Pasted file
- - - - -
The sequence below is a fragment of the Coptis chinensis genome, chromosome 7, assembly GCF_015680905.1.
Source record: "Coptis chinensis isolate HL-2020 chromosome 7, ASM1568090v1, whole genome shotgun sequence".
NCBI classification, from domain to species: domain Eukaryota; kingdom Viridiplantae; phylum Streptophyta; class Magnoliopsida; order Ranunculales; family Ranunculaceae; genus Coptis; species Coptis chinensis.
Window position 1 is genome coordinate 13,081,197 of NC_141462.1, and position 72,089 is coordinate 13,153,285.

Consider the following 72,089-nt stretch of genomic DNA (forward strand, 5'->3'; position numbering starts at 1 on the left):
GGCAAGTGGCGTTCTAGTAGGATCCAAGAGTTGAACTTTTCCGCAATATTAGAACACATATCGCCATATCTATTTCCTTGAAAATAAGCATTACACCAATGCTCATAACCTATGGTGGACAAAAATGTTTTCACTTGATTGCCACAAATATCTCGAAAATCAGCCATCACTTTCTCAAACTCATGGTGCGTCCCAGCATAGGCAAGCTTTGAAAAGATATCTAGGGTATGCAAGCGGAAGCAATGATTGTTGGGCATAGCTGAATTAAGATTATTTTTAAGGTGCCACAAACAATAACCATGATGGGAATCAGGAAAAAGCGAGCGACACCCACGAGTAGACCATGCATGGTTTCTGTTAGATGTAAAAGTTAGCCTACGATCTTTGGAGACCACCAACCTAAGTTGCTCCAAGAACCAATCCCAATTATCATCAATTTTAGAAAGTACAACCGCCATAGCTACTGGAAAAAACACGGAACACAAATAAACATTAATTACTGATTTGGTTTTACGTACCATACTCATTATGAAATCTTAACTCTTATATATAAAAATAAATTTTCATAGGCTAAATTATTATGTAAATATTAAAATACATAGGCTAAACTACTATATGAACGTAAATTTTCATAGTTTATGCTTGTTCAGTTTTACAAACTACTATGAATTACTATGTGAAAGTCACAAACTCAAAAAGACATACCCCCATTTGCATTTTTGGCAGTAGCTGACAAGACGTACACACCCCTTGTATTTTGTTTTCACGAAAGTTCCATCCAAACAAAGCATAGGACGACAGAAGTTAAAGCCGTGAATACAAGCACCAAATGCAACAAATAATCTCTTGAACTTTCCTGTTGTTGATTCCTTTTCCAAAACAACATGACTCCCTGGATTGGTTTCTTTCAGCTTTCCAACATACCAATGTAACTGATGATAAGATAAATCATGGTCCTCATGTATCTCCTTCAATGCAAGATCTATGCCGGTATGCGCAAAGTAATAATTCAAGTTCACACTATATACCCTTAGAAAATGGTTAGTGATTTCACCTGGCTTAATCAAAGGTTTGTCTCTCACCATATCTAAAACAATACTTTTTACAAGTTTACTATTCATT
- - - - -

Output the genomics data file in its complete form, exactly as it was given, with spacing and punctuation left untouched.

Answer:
The sequence below is a fragment of the Coptis chinensis genome, chromosome 7, assembly GCF_015680905.1.
Source record: "Coptis chinensis isolate HL-2020 chromosome 7, ASM1568090v1, whole genome shotgun sequence".
NCBI classification, from domain to species: domain Eukaryota; kingdom Viridiplantae; phylum Streptophyta; class Magnoliopsida; order Ranunculales; family Ranunculaceae; genus Coptis; species Coptis chinensis.
Window position 1 is genome coordinate 13,081,197 of NC_141462.1, and position 72,089 is coordinate 13,153,285.

Consider the following 72,089-nt stretch of genomic DNA (forward strand, 5'->3'; position numbering starts at 1 on the left):
GGCAAGTGGCGTTCTAGTAGGATCCAAGAGTTGAACTTTTCCGCAATATTAGAACACATATCGCCATATCTATTTCCTTGAAAATAAGCATTACACCAATGCTCATAACCTATGGTGGACAAAAATGTTTTCACTTGATTGCCACAAATATCTCGAAAATCAGCCATCACTTTCTCAAACTCATGGTGCGTCCCAGCATAGGCAAGCTTTGAAAAGATATCTAGGGTATGCAAGCGGAAGCAATGATTGTTGGGCATAGCTGAATTAAGATTATTTTTAAGGTGCCACAAACAATAACCATGATGGGAATCAGGAAAAAGCGAGCGACACCCACGAGTAGACCATGCATGGTTTCTGTTAGATGTAAAAGTTAGCCTACGATCTTTGGAGACCACCAACCTAAGTTGCTCCAAGAACCAATCCCAATTATCATCAATTTTAGAAAGTACAACCGCCATAGCTACTGGAAAAAACACGGAACACAAATAAACATTAATTACTGATTTGGTTTTACGTACCATACTCATTATGAAATCTTAACTCTTATATATAAAAATAAATTTTCATAGGCTAAATTATTATGTAAATATTAAAATACATAGGCTAAACTACTATATGAACGTAAATTTTCATAGTTTATGCTTGTTCAGTTTTACAAACTACTATGAATTACTATGTGAAAGTCACAAACTCAAAAAGACATACCCCCATTTGCATTTTTGGCAGTAGCTGACAAGACGTACACACCCCTTGTATTTTGTTTTCACGAAAGTTCCATCCAAACAAAGCATAGGACGACAGAAGTTAAAGCCGTGAATACAAGCACCAAATGCAACAAATAATCTCTTGAACTTTCCTGTTGTTGATTCCTTTTCCAAAACAACATGACTCCCTGGATTGGTTTCTTTCAGCTTTCCAACATACCAATGTAACTGATGATAAGATAAATCATGGTCCTCATGTATCTCCTTCAATGCAAGATCTATGCCGGTATGCGCAAAGTAATAATTCAAGTTCACACTATATACCCTTAGAAAATGGTTAGTGATTTCACCTGGCTTAATCAAAGGTTTGTCTCTCACCATATCTAAAACAATACTTTTTACAAGTTTACTATTCATT